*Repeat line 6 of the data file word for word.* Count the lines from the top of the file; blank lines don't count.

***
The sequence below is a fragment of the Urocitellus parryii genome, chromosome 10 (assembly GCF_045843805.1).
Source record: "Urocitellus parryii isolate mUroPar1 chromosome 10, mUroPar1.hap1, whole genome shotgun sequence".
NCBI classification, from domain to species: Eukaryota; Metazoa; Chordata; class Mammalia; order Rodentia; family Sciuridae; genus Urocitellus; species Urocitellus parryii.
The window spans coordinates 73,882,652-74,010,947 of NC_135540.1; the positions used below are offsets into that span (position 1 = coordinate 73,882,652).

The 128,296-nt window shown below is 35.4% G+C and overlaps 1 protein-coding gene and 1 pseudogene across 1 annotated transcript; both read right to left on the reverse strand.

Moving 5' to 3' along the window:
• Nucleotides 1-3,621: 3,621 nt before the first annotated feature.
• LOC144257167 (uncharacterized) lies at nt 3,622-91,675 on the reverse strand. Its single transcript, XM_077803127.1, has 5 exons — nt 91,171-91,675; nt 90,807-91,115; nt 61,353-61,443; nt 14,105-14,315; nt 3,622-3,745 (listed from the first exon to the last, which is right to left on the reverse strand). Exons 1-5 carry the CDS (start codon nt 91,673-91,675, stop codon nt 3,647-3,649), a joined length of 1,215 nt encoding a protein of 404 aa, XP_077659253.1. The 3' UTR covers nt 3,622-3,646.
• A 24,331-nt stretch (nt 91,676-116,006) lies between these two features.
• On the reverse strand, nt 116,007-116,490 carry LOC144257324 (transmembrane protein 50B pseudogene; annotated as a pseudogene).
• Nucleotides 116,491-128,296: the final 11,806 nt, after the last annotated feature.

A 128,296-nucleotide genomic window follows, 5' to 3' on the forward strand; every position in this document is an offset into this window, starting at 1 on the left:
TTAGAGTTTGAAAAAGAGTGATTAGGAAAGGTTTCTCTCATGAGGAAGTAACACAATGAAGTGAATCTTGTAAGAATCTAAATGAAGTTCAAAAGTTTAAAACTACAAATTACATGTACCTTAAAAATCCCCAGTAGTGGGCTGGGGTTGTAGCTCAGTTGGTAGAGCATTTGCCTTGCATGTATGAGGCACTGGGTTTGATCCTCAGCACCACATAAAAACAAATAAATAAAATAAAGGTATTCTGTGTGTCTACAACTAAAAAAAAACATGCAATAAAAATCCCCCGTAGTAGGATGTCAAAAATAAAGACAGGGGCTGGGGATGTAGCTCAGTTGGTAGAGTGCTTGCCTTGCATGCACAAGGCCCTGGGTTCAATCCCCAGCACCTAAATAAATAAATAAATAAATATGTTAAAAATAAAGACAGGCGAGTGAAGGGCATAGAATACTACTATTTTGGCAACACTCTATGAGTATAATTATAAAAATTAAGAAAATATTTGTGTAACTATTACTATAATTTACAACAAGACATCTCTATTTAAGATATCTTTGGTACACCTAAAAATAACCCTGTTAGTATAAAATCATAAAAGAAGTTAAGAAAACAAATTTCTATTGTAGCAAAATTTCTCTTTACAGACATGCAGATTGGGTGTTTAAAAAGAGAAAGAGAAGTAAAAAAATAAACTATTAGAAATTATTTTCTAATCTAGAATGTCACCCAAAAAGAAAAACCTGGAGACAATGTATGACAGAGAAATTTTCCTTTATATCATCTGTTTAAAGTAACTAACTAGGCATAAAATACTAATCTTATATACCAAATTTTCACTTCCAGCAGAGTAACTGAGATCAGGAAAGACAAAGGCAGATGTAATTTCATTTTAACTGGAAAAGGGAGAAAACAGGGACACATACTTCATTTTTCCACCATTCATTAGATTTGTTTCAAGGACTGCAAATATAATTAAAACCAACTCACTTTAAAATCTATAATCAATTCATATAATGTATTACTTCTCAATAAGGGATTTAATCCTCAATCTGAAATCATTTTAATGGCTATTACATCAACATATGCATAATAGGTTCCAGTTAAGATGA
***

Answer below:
Moving 5' to 3' along the window: